The symptoms of cataracts
Is your vision blurry, especially at night or in very bright light? It could be an early symptom of cataracts.
A cataract is a clouding of the lens of the eye that interferes with clear vision. Unlike a healthy, transparent lens, which focuses light rays precisely onto the retina, a lens clouded by a cataract loses its ability to focus light rays. The light that reaches the retina is scattered and diffuse, causing blurry vision. The amount of vision impairment depends on the size and density of the cataract and where it is located in the lens: the nucleus, cortex, or posterior lens capsule. A cataract in the periphery of the cortex, for example, has little effect on vision because it does not impede the passage of light through the center of the lens. On the other hand, a dense nuclear cataract causes severe blurring, interfering primarily with distant vision (at first). A cataract that develops in the posterior capsule has a greater effect on near vision and also causes sensitivity to glare.
Cataracts form painlessly. The most common symptom of a cataract is cloudy or blurry vision. Everything becomes dimmer, as if seen through glasses that need cleaning. Most often, both eyes are affected, though vision is usually worse in one eye than in the other. Other cataract symptoms include glare, halos, poor night vision, a perception that colors are faded or that objects are yellowish, and the need for brighter light when reading. In some cases, double vision occurs. This is caused by the passage of light through a lens that has irregular areas of opacity, which can split the rays of light from a single object and focus them on different parts of the retina.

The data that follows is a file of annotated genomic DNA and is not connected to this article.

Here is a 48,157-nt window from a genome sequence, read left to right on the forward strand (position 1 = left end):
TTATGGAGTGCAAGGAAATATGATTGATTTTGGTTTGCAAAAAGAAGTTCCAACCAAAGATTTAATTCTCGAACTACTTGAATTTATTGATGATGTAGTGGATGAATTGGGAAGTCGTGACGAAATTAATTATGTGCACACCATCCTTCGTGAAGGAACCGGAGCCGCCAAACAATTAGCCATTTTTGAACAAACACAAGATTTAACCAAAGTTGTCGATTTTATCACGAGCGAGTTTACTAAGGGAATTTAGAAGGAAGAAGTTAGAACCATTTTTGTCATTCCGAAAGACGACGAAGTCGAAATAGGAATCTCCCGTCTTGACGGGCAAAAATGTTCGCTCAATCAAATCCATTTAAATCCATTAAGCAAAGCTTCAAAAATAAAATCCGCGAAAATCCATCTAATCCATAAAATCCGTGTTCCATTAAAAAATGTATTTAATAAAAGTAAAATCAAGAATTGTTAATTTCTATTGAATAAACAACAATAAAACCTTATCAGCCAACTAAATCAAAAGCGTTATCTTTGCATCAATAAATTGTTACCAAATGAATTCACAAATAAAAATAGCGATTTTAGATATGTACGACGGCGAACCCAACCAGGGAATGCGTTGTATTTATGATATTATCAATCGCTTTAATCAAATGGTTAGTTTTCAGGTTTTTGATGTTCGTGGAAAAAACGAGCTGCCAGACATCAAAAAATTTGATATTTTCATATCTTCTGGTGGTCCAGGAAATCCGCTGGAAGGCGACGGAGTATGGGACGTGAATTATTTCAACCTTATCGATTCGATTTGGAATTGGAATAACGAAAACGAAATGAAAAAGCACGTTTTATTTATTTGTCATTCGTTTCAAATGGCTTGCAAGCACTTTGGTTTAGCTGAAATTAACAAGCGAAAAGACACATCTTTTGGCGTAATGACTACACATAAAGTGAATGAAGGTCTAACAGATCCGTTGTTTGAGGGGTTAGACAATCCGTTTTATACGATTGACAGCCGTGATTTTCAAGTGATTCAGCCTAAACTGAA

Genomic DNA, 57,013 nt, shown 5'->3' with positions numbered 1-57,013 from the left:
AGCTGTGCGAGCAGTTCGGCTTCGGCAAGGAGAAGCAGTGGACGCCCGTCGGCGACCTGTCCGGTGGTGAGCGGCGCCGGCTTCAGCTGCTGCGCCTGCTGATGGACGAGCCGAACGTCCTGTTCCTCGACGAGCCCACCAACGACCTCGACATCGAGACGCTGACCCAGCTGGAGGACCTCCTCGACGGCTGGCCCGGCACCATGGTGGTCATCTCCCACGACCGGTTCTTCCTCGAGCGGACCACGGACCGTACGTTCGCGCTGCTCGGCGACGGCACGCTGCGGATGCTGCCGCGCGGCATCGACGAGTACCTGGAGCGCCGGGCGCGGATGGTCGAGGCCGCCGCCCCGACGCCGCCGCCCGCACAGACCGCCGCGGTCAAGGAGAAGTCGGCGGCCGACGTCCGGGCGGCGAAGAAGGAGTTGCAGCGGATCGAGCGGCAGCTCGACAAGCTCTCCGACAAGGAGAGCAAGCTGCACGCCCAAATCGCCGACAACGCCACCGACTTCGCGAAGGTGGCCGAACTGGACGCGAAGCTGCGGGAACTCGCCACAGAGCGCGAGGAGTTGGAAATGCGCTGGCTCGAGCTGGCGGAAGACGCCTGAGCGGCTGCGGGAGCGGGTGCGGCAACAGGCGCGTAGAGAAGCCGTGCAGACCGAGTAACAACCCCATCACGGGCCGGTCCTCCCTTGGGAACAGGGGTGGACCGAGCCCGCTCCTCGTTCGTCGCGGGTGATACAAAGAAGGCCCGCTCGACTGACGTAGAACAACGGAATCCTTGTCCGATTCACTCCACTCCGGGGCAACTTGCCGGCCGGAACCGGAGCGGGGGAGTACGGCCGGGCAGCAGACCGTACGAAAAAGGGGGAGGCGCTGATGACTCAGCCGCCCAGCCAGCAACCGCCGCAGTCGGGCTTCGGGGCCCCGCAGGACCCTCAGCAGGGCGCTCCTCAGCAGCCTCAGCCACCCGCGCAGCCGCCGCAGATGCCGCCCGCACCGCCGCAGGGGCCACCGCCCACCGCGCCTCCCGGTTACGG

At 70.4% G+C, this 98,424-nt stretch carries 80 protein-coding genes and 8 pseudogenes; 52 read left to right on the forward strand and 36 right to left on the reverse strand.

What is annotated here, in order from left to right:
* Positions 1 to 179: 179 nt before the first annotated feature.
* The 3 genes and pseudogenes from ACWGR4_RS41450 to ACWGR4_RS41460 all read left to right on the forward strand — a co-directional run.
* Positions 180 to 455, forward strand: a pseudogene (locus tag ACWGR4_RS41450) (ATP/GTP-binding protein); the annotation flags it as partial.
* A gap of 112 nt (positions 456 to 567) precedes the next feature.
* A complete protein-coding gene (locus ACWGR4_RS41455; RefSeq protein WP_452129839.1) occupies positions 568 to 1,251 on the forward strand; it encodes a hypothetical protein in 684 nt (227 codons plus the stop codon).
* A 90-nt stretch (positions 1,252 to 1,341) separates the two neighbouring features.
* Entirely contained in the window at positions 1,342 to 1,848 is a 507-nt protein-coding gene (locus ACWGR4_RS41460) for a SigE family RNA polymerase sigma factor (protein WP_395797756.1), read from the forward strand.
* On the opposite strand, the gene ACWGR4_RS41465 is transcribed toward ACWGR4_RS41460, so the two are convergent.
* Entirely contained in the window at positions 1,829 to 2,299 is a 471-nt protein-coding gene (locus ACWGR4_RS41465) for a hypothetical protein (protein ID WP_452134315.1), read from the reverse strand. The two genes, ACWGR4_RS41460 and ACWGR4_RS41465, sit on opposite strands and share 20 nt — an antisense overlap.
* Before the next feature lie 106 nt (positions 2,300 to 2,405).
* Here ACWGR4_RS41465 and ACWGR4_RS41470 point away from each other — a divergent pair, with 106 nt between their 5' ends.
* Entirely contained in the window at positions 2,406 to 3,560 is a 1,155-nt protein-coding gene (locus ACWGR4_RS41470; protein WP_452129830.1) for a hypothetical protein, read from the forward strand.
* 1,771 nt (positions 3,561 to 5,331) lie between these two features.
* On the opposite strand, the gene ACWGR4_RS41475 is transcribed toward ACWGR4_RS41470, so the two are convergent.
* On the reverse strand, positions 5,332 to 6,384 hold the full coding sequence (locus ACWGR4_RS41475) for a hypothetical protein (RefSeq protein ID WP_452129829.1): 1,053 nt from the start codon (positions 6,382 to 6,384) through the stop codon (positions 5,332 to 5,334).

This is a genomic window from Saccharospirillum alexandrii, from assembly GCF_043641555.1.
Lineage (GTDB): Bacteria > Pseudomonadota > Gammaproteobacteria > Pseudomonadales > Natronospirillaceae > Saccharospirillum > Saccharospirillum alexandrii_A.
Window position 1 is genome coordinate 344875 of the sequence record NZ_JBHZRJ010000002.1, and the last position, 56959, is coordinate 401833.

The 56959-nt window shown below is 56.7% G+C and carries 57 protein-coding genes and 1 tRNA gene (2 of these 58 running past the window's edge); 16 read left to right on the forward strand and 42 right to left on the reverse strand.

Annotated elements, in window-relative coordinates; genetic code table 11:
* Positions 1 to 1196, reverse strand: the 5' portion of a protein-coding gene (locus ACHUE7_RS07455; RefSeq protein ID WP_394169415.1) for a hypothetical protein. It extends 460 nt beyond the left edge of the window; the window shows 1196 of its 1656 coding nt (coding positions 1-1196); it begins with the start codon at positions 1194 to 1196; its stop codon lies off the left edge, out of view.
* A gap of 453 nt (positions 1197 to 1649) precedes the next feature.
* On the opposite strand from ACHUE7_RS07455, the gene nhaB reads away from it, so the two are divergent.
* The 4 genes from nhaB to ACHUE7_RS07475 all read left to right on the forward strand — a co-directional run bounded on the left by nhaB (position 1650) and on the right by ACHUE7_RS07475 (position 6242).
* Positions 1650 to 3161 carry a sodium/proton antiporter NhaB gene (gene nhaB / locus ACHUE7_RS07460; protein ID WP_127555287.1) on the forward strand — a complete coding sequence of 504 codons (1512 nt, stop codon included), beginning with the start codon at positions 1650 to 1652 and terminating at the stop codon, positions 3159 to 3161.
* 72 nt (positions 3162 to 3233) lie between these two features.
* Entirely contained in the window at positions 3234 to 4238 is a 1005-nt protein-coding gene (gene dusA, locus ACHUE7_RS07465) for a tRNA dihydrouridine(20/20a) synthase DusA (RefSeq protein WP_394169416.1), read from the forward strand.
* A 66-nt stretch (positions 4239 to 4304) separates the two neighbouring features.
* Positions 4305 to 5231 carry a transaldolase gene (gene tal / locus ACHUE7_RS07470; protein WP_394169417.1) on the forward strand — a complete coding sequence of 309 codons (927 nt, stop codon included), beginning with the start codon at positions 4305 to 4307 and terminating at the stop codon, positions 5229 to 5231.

Another symptom of cataracts is the need for frequent changes in eyeglass and contact lens prescriptions. These cataract symptoms can develop rapidly (in a matter of months) or almost imperceptibly, over many years. In the early stages of a nuclear cataract, some people may temporarily have an improvement in vision. For example, a person who previously needed reading glasses for presbyopia is able to read without them. This change, which is referred to as second sight, occurs because the cataract alters the shape of the lens, making it better able to focus on nearby objects. Over time, however, this improvement in vision is lost, and progression of the cataract impairs vision.
Individuals with cortical or posterior subcapsular cataracts often have worse vision in bright light; for example, they may have problems with night driving because of the brightness of oncoming headlights. Bright light causes the pupils to contract and restricts the passage of light to the center of the lens (the part that may be most severely affected by the cataract).
Johns Hopkins: Vision|Eye Care on symptoms of cataracts: